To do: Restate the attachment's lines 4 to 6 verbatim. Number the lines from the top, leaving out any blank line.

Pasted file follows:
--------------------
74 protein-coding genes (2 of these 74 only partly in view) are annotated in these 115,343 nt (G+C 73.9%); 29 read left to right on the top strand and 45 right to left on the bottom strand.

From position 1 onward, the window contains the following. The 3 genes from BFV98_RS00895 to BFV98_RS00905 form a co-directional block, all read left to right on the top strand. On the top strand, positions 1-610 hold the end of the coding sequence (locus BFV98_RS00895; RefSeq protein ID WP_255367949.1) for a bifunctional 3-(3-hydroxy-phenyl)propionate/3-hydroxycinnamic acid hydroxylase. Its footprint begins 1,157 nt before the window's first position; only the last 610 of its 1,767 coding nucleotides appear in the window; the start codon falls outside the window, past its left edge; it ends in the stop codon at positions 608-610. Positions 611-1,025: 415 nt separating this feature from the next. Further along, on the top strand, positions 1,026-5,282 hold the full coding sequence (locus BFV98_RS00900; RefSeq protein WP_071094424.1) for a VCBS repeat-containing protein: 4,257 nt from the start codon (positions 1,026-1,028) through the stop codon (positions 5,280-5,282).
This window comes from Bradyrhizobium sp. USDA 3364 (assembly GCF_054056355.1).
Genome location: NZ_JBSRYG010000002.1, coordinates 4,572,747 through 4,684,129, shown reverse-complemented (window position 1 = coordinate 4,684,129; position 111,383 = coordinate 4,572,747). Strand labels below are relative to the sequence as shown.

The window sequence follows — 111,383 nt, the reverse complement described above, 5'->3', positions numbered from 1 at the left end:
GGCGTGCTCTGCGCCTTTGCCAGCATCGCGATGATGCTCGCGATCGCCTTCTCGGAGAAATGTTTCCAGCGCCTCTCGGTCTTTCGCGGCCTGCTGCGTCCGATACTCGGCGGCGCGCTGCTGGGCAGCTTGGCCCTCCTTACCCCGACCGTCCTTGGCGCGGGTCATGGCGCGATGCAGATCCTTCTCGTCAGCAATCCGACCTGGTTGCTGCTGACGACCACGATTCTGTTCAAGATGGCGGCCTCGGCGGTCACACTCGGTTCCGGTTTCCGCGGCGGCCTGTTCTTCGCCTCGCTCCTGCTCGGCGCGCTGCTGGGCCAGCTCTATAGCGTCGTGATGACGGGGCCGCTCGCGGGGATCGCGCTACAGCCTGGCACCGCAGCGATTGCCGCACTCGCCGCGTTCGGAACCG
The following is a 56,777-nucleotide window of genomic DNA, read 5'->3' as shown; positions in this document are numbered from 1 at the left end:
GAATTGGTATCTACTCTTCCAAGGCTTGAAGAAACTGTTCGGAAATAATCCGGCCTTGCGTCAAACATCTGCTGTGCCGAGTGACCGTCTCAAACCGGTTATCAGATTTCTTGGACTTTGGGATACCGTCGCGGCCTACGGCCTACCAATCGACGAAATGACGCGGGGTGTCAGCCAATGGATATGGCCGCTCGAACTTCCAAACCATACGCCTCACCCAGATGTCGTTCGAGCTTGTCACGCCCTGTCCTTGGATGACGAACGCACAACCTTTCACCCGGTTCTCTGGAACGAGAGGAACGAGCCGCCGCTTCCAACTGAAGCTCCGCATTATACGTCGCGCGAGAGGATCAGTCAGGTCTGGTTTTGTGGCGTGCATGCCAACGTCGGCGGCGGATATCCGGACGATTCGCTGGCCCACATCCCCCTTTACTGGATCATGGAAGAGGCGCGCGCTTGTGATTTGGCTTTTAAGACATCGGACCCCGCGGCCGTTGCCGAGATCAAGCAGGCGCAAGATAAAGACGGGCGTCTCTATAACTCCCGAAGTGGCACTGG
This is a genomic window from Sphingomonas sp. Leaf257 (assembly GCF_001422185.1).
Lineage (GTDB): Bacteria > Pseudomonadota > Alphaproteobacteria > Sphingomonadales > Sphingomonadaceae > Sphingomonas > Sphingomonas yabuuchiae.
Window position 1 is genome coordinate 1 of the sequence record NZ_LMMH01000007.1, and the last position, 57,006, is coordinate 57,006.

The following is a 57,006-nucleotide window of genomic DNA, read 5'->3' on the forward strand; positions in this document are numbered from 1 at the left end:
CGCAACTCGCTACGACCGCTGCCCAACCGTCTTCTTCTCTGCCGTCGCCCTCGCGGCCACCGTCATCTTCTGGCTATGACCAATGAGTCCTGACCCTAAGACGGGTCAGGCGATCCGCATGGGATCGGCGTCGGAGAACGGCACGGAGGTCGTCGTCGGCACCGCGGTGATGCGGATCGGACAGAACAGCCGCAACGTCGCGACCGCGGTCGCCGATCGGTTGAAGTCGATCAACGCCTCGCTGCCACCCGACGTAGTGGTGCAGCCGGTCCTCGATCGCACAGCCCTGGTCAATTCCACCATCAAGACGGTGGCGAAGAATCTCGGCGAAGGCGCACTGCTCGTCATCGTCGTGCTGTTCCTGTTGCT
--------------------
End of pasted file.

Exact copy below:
Genome location: NZ_JBSRYG010000002.1, coordinates 4,572,747 through 4,684,129, shown reverse-complemented (window position 1 = coordinate 4,684,129; position 111,383 = coordinate 4,572,747). Strand labels below are relative to the sequence as shown.

The window sequence follows — 111,383 nt, the reverse complement described above, 5'->3', positions numbered from 1 at the left end:
GGCGTGCTCTGCGCCTTTGCCAGCATCGCGATGATGCTCGCGATCGCCTTCTCGGAGAAATGTTTCCAGCGCCTCTCGGTCTTTCGCGGCCTGCTGCGTCCGATACTCGGCGGCGCGCTGCTGGGCAGCTTGGCCCTCCTTACCCCGACCGTCCTTGGCGCGGGTCATGGCGCGATGCAGATCCTTCTCGTCAGCAATCCGACCTGGTTGCTGCTGACGACCACGATTCTGTTCAAGATGGCGGCCTCGGCGGTCACACTCGGTTCCGGTTTCCGCGGCGGCCTGTTCTTCGCCTCGCTCCTGCTCGGCGCGCTGCTGGGCCAGCTCTATAGCGTCGTGATGACGGGGCCGCTCGCGGGGATCGCGCTACAGCCTGGCACCGCAGCGATTGCCGCACTCGCCGCGTTCGGAACCG